The Association of Mineworkers and Construction Union (Amcu) president Joseph Mathunjwa said the union knew there would be a bloodbath of jobs if Sibanye-Stillwater’s acquisition of Lonmin’s Marikana operations was approved by the Competition Commission.
Sibanye announced this week it would cut 5 270 jobs – 3 904 employees and 1 366 contractors – at its Marikana operations in North West.
“We saw it coming. That is why we opposed the sale. We fought it and the government did not support us,” he said, while accusing the company of having planned the cuts in advance.
“These retrenchments are well orchestrated to destroy Amcu and its leadership. They never expected me to come back from the elections as president.”
Mathunjwa said the government was complicit. “It’s exploitation and they have the backing of the government. No one can doubt it’s a neoliberal government,” he said.
Mathunjwa said that under Ben Magara, Lonmin’s chief executive, the same mine had turned the corner and had even posted more than R1.1 billion in operating profit before the sale earlier this year.
Amcu has more than 20 000 members at Sibanye’s Marikana operations. It has 78 000 members in the platinum sector where it is the majority union and has overall more than 150 000 members across all sectors in which it is involved.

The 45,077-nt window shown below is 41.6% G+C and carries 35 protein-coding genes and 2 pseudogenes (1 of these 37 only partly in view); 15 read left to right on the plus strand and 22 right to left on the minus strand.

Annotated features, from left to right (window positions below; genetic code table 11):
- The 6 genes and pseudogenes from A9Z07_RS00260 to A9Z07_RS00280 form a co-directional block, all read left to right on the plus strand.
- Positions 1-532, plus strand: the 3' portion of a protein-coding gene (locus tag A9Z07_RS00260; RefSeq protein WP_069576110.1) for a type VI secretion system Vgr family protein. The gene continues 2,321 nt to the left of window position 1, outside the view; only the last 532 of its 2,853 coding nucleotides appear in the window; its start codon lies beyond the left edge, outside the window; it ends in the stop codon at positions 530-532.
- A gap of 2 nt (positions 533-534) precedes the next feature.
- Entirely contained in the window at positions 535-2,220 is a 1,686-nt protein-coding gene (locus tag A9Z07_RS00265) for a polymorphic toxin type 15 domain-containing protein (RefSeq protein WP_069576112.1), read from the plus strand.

Sibanye said the job cuts were needed to stop the financial bleeding as the mine was not making money.
“This is pursuant to ongoing financial losses experienced at these operations with certain shafts having reached the end of their economic reserve lives. The restructuring will result in the rationalisation of overheads and the realisation of other synergies and efficiencies required to restore profitability and ensure the sustainability of the remaining shafts at the Marikana operations,” Sibanya said. “Through a formal section 189 [of the Labour Relations Act] consultation process, the company and affected stakeholders will together consider measures to avoid and mitigate possible retrenchments and seek alternatives to the potential cessation or downscaling of operations at the affected shafts and associated services.”
The company said the section 189 process was decided on after a three-month review period of the mine after it bought it in June this year. The review and planning process included the simulation of alternative scenarios to minimise job losses, it said.
The mine plans to shut three shafts and an open-cast operation. “These shafts and operations are lossmaking and have reached the end of their economic reserve lives. Pending the outcome of the 189 process, it is proposed that these shafts will initially be placed on care and maintenance,” Sibanya said.
Neal Froneman, Sibanya-Stilwater CEO, said the retrenchments were part of the restructuring plan to ensure sustainability of the Marikana operation.
“The proposed restructuring is contemplated to ensure the sustainability of the Marikana operation, which is not a going concern as an independent entity.
“While the review process concluded that certain shafts, most of which were at the end of their operating lives, would be affected, other shafts ... will continue to operate, thereby lessening potential job losses. Overall, the outcome will be a more sustainable business, able to secure employment for the majority of the Marikana workforce for a much longer period.”